With the unprecedented generational bear market that has wreaked havoc on investors’ portfolios, this is a good time to review life insurance quotesand determine if you have enough coverage. Remember that you depend on the combination of your investment assets plus your life insurance to make sure your dependants are financially secure should you die prematurely. How much life insurance do you need? Ask ten professionals and you are likely to get ten different answers. If you have people who are dependant on your income for their support, use the following three-step process as a ‘quick check’ of your life insurance needs:
If you are the sole income provider, multiply your annual income by 0.80. (NOTE: If both you and your spouse work, combine both incomes and multiply by 0.80.) This results in reducing your income by 20%. The reason you do this is because there is one less spender in the household (you!).
Divide your answer in Step 1 by the rate of return you would reasonably expect to earn on the life insurance proceeds once they are invested. Your answer here indicates how much money you will need in order to continue the necessary income stream to your surviving family.
Subtract any savings or investments you already have from your answer in Step 2. This is the amount of life insurance you should own.
Let’s look at an example. Edward and Jean Anderson have two children. Edward earns $100,000 a year and Jean stays home to raise the children. The parents assume that they could earn 6% on investments; they have $45,000 in personal investments and $75,000 in their retirement plans.
Edward’s Income $ 100,000
“One Less Spender” Factor x 0.80
Adjusted Income Need $ 80,000
Adjusted Income Need $ 80,000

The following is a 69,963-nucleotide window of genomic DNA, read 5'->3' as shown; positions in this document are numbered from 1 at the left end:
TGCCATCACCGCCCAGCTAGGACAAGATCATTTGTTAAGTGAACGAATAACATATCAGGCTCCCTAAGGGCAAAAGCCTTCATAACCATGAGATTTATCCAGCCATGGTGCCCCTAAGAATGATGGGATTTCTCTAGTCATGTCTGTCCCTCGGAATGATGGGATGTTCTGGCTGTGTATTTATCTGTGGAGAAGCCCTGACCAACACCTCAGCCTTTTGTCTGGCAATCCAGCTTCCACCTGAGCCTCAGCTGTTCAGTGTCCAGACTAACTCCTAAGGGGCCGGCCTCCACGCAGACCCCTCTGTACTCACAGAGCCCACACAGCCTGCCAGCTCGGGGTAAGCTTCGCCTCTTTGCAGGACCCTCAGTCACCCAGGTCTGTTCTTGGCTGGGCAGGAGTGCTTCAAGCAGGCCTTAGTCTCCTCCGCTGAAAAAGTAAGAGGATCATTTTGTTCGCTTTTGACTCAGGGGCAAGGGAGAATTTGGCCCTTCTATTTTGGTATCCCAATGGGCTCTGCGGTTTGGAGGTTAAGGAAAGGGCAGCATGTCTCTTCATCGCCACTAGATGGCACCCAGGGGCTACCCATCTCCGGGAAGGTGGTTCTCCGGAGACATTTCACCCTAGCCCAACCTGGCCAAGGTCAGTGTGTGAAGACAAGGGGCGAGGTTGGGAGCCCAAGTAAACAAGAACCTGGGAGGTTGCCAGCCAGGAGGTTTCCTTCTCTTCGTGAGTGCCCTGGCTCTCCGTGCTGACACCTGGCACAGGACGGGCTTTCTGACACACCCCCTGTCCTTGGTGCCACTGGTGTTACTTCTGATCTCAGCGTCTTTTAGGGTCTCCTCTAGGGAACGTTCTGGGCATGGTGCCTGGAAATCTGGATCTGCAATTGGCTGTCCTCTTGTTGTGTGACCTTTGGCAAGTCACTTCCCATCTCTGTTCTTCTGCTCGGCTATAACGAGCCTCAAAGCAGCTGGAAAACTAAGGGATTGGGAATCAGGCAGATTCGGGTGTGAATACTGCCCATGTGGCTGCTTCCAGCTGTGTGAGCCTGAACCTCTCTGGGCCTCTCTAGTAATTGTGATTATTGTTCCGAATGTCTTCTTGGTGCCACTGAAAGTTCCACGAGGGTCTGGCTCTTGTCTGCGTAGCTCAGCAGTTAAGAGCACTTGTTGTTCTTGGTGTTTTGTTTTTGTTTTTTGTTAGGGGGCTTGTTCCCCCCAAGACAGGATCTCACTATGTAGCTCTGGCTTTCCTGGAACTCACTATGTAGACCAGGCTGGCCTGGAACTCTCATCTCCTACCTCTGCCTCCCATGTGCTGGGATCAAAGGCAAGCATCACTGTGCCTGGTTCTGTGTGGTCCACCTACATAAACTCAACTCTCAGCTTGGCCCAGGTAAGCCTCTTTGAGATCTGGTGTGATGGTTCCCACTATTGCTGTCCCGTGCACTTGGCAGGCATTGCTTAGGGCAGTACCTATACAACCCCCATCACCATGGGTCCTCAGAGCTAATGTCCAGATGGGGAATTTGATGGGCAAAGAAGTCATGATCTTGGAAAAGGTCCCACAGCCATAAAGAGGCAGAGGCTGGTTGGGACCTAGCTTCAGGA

Divided by Expected Rate of Return (6%) ¸ .06
This amount of money invested at 6% will provide the needed $80,000 per year for Jean and the children.
Capital Needed $1,333,333
Minus Current Savings and Investments – 120,000
Edward’s life insurance need $1,213,333
If Jean was employed and planned to continue working after Edward’s death, you would also subtract her income from your answer in step one. You would also need to repeat this exercise for Jean to determine how much life insurance is needed on her life For a non-working spouse, estimate the costs to replace that spouse’s services such as nanny and housekeeper and multiply those costs times the number of years the services will be needed.
The answer you get by using this three-step process should only be used as a rule of thumb. Once you have the number, you should personalize the solution to your particular situation. For example, you may want to increase the amount of insurance to help cover the costs of funding college expenses for your children. Or, you may want additional insurance that would be used to pay off some of your debts. If your goal is to provide a lifetime income for your dependents, additional insurance will be needed to offset the ravages of inflation. For a more detailed analysis, visit the Resource Center at www.welchgroup.com; click on ‘links’; then ‘Life Insurance Needs Estimator’.